I think this book was supposed to be provocative, and I think the author tried her very best to be insightful… but it just wasn’t either of those things. And although I was really enjoying myself in the beginning (and the main character Ifemelu’s bold personality), by the end I wanted nothing more than to throw her off a cliff and call it a day. So how did it go from awesome to awful so quickly?
Let me lay it out for you, starting with the story (because that was the root of the problem). Ifemelu and Obinze were two teenagers living in Nigeria. They fell in love, only to be separated when Ifemelu left to attend school in the United States. Not knowing a lot about Nigeria, everything prior to Ifemelu leaving the country was pretty interesting to me. But things started to go downhill quickly once she lands in the U.S. Once there without a work permit, Ifemelu soon runs out of money and once or twice ends up selling herself for money to a man claiming to need an assistant. Although Obinze was supposedly the love of her life, Ife could not bring herself to tell Obinze what she did, so she basically cut him out of her life cold turkey – as in, she stopped responding to his letters, emails, phone calls…. nothing! In a grave depression, she struggles to get by for a long time, but eventually makes it through school. Eventually, Obinze, seemingly moved on too, married another woman. This, as you can imagine, throws Ife into another tailspin. What ends up giving her life purpose is a blog she decided to start up about what it means to be Black in America from a non-American Black perspective. And this is where things start to get really preachy (bring out the soapboxes) and HORRIBLE.
I am by no means saying that the Black perspective is something to be ignored. However, I think there are much more powerful ways to go about portraying the frequent injustices of being Black in America than to ramble on about it under the guise of (poorly written) blog posts. They were so badly written that they were like pulling teeth to get through. I don’t think there is really any possibility these shallow posts masquerading as eye-opening revelations would have become as popular and as well followed as the book made them out to be had this been a real blog that the author posted. These posts didn’t add anything new to the conversation about race – it was more like “Been there, heard that” (and heard it said better, for that matter).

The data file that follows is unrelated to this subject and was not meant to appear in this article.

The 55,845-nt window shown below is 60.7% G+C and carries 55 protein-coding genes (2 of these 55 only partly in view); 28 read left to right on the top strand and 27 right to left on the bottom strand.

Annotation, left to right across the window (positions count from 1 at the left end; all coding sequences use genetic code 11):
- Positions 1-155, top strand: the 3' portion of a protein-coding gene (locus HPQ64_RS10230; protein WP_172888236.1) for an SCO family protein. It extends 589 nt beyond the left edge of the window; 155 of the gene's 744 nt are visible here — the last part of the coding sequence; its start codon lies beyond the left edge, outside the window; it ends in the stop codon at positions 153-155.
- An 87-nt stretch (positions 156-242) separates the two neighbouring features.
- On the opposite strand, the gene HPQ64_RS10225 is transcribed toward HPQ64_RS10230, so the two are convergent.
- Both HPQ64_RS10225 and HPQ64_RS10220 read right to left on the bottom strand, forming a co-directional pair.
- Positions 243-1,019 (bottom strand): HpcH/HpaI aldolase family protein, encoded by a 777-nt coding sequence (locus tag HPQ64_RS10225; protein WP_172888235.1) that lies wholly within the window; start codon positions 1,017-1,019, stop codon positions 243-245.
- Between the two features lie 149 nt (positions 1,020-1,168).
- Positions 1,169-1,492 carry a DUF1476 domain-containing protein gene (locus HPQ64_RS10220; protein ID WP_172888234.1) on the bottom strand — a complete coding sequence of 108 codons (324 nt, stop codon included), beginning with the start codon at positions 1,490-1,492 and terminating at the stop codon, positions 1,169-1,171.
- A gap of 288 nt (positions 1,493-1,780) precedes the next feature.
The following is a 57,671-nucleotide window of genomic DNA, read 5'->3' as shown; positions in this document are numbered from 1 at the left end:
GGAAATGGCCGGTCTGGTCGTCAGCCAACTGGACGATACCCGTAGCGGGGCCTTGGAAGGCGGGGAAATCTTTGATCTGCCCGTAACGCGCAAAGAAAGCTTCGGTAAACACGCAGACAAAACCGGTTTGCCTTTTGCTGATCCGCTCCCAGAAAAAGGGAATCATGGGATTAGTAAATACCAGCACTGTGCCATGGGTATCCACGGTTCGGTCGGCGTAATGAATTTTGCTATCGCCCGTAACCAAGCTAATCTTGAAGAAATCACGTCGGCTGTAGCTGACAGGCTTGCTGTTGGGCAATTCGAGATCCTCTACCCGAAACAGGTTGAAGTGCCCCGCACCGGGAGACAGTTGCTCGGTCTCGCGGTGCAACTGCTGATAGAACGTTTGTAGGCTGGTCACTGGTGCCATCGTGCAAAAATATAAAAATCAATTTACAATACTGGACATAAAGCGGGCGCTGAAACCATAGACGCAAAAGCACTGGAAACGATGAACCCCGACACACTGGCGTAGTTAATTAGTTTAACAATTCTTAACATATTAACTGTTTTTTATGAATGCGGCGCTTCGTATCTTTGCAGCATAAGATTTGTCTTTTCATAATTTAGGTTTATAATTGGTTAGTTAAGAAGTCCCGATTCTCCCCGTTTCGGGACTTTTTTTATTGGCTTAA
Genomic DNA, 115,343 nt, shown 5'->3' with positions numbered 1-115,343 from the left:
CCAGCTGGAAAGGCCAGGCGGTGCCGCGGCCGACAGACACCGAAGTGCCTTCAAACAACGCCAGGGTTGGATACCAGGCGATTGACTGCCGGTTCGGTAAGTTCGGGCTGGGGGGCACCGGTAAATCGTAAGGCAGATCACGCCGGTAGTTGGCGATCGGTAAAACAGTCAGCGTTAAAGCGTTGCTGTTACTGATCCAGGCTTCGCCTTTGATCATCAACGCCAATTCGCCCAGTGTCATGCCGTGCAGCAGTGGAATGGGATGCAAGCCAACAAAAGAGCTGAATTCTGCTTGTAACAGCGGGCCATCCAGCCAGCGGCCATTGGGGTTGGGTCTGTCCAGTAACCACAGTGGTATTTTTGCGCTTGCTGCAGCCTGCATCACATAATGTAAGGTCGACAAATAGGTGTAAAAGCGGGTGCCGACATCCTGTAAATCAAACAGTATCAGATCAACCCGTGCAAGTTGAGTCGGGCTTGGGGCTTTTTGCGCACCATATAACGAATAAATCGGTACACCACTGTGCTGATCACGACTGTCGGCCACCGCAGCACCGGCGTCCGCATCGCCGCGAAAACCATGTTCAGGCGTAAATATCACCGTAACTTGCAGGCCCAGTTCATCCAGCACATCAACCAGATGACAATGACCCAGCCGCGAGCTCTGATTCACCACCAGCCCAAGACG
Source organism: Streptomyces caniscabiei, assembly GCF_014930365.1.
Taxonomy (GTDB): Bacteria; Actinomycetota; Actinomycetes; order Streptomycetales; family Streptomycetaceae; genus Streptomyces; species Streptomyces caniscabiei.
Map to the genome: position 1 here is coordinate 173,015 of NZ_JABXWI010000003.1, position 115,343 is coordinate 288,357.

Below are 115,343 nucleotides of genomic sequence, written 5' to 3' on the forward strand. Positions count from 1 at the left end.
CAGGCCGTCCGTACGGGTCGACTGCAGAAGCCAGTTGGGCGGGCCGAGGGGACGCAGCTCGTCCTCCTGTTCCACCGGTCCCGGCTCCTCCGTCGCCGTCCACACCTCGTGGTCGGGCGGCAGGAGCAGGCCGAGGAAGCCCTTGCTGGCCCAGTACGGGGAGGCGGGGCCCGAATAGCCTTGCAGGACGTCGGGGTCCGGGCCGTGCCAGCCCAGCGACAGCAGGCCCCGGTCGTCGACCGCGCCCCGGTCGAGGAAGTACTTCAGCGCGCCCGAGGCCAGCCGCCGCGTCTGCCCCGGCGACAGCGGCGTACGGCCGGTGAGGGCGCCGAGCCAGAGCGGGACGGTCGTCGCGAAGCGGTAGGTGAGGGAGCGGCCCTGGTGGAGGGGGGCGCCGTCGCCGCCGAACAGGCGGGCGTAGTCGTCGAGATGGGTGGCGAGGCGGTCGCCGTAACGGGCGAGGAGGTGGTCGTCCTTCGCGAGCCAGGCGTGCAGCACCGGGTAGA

As if the righteous blog (and the righteous tone the book took on once the blog was introduced) weren’t exacerbating enough, throw in some adultery! That’s right – after cutting Obinze out of her life, Ifemelu finally moves back to Nigeria, and she acts like she is entitled to Obinze’s love – and even worse – truly thinks she deserves it! Sorry, but no – she had her chance. I realize her life was ruined by the desperate measures she had to take to make money, but her adulterous ways threaten to ruin the life of Obinze’s now wife and child.
But at least Obinze did not fall for her ploys and told her to go screw herself, right? Wrong! He didn’t tell her to screw herself, he actually screws her (have some self-respect!). And so begins their sordid affair, taking the book from bad to worse.
People are praising Americanah as Adichie’s most powerful book yet. If this book is truly her best, her most powerful, then I don’t even want to know what her others are like. Because this was unremarkable in every way, and utterly forgettable. I don’t know how on Earth people are making it out to be once of the best of 2013.
Final Rating: 2 out of 5 stars.